SM: …but there’s a standardisation to them. They’re great but there’s a very particular experience you’ll have at them, they’re formulaic, and what we like is things that come up as unexpected situations based on acoustics and surfaces and what that does to the sound and the way we represent it…

…and the trains! [the Peckham carpark venue was right next to the rail track out of Peckham Rye station and open to the outside, so the trains would punctuate the music]

SM: Yeah, and the trains. We had a real love-hate relationship with them!

So what were the challenges in pulling all that together in just six months?

SM: Money, obviously. But because we’re all active in those circles, we were able to quite quickly generate line-ups that were really exciting for relatively little, because an awful lot of the musicians that we respect the most are musicians we’re in contact with anyway – so that gave us enough momentum to see it through. The challenge, essentially, was wanting to be as ambitious as we possibly could while keeping it within the realms of practicality.

LR: We’d all put together events before but never acted as production managers on this scale, so we were completely walking in the dark. We had that slightly epic bust-up with Glenn Branca [he cut his set short after sound issues prevented him creating the noise climax he hoped for], which was entirely my fault, 100% my fault – and there was this general terror of just not knowing the expectations people had of us, which could make things quite stressful.

But overall we were really confident in general that the programme was really strong and that people were going to be excited. And it was free, which meant we didn’t have to worry about it selling out or even about people coming. It was a crazy idea and it didn’t help us out financially, but people took notice and came, and it made everything alright.

SM: I think people were willing to accept a certain eccentricity to the way we presented it because it was free. We could do things in quite wild and wacky ways, and sometimes it worked really well, while other times it felt a bit experimental – but that was part of it, and because it was a free event, and because it was the first time, people accepted that.

And of course the other thing we had, which was a huge, huge thing, was a lot of in-kind support from the people we worked with. Because we knew a lot of the musicians personally, there was an uncountable number of people who gave up their time and expertise worth thousands and thousands of pounds for free. I mean, we made sure the performers were paid – but without the extra help people gave it wouldn’t have been possible, I’m sure.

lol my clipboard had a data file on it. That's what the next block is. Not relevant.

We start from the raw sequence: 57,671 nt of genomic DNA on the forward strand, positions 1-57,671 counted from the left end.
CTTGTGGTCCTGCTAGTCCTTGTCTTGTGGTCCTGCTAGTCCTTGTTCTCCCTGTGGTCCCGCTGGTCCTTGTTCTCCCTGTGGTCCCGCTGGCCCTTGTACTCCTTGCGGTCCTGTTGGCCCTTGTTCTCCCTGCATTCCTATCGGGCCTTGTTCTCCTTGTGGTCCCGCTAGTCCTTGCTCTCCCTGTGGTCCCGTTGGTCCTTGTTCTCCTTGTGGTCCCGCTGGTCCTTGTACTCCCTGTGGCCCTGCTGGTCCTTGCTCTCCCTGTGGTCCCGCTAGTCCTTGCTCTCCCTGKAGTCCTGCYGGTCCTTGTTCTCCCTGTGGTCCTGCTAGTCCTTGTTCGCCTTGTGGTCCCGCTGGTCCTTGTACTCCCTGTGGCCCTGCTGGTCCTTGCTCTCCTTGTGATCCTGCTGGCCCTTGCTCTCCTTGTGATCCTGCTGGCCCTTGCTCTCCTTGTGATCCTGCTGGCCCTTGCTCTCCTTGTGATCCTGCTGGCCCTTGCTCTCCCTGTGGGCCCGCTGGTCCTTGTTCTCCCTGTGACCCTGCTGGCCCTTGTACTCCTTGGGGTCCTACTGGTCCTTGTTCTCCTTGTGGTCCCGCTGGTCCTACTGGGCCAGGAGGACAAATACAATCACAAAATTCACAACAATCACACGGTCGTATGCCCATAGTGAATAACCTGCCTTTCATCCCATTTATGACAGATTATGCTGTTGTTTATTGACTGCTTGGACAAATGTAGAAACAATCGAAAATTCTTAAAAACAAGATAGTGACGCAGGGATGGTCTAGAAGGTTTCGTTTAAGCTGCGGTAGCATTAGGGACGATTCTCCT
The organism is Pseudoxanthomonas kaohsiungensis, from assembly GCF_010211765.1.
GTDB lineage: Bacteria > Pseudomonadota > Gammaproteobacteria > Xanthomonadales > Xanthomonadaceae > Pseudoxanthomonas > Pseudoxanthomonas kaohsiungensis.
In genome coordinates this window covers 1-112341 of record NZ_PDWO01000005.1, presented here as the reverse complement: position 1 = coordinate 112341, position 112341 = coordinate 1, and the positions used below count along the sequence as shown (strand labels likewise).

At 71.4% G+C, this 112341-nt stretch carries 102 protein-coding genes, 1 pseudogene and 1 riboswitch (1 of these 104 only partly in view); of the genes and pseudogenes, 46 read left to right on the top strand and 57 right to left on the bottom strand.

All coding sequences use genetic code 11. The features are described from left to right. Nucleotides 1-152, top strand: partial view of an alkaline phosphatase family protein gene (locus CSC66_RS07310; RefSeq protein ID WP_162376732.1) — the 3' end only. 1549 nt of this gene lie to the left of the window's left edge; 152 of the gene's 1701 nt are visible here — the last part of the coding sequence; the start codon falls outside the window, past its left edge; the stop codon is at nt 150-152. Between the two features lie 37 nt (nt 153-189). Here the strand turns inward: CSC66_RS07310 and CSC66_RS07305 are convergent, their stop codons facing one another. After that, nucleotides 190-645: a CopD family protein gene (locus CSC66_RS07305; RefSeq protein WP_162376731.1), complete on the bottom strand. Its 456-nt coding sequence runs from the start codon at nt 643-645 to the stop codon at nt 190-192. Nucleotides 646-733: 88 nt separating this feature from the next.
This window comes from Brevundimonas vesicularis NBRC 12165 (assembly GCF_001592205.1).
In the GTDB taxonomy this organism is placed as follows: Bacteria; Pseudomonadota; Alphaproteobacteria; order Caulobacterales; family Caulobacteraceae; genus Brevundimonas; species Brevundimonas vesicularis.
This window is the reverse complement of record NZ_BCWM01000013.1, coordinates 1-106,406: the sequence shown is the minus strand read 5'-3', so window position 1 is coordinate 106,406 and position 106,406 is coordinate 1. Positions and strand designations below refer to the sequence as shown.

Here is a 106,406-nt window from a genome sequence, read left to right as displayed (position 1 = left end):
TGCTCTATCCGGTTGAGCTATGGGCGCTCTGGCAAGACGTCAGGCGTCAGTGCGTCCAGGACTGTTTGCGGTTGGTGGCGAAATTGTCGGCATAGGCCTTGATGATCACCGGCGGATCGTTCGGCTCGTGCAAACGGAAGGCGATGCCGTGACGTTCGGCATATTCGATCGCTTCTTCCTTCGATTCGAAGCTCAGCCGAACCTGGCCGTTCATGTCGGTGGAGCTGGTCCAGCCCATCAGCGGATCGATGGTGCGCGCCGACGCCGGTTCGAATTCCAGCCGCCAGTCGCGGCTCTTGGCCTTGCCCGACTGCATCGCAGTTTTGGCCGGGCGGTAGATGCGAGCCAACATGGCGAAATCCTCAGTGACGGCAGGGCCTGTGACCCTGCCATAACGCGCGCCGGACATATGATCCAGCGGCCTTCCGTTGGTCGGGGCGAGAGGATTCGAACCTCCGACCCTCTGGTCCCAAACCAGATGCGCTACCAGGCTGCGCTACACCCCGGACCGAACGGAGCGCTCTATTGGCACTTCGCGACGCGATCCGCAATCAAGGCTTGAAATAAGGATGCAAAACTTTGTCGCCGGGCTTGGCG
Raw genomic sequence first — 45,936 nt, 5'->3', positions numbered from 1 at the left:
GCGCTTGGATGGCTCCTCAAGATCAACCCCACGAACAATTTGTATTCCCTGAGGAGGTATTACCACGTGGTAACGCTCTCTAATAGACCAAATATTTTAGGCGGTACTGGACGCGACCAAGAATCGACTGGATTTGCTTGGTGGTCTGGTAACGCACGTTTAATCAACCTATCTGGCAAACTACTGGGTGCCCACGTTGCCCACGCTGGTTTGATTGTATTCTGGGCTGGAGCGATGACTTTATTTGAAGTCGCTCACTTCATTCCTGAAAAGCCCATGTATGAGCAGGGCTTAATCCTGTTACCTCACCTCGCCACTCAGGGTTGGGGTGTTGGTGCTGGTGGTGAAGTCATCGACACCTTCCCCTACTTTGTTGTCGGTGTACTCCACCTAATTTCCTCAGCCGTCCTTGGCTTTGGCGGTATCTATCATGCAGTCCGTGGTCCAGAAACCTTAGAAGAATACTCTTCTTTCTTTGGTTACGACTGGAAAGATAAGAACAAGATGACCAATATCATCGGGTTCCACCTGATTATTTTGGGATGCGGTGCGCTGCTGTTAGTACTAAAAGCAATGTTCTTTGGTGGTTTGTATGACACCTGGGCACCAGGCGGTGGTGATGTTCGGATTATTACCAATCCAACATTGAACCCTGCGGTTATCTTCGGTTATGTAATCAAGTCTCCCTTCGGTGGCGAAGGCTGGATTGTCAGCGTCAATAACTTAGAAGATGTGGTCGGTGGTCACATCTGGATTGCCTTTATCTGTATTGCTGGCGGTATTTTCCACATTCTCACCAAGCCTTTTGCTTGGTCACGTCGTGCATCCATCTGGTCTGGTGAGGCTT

LR: Yep, having the support of people who were genuinely excited about what we were doing was what fuelled the whole thing. The amount of time and energy and hours and free labour people put in to help pull things off meant that even in emergency circumstances there was always someone there to help out or advise. And it was all donated in kind, rather than in financial terms.


What is going to be the difference this time around in how you approach it?

SM: Well, it won’t be free. Doing it free was fantastic but it was really hard to pull off; one of the best things about it, though, was that it gave us a lot of momentum, and we feel there’s enough momentum now to charge a little bit. It’ll still be really, really cheap in the scheme of things, but that’s definitely a difference, and it means we’ll have to up our game in terms of slickness and organisations. One of the other differences is the space – it’s completely different, more ground space, bigger ceilings, so that will change what we present and how we present it without any doubt.

What experience are you trying to give people this time?

LR: I think we still want to give people an experience of a programme that’s eclectic in such a way that they’ll go for one thing then hear repertoire or artists performing that they would never have thought of watching.

SM: Another thing is we’re trying to give people a kind of density of experience; for me that’s one of the really exciting things about doing a festival in the first place, you get people who come, then they decide to come to the next day and the next day, and you end up with people going on this two-week journey of getting really into it…

You brainwash them?

SM: Heh, yes, there is that side to it. But it’s great people committing to it for a couple of weekends and just getting immersed in these combinations of music that they might not have expected.

LR: Density is a good word, definitely. And epicness – I hope we can live up to the epicness of our programme last year where it was kind of mindblowing the amount of stuff that would happen in one night next to each other. That’s very important to us, we don’t want to just do some light-hearted event; impact is high on our list of important features.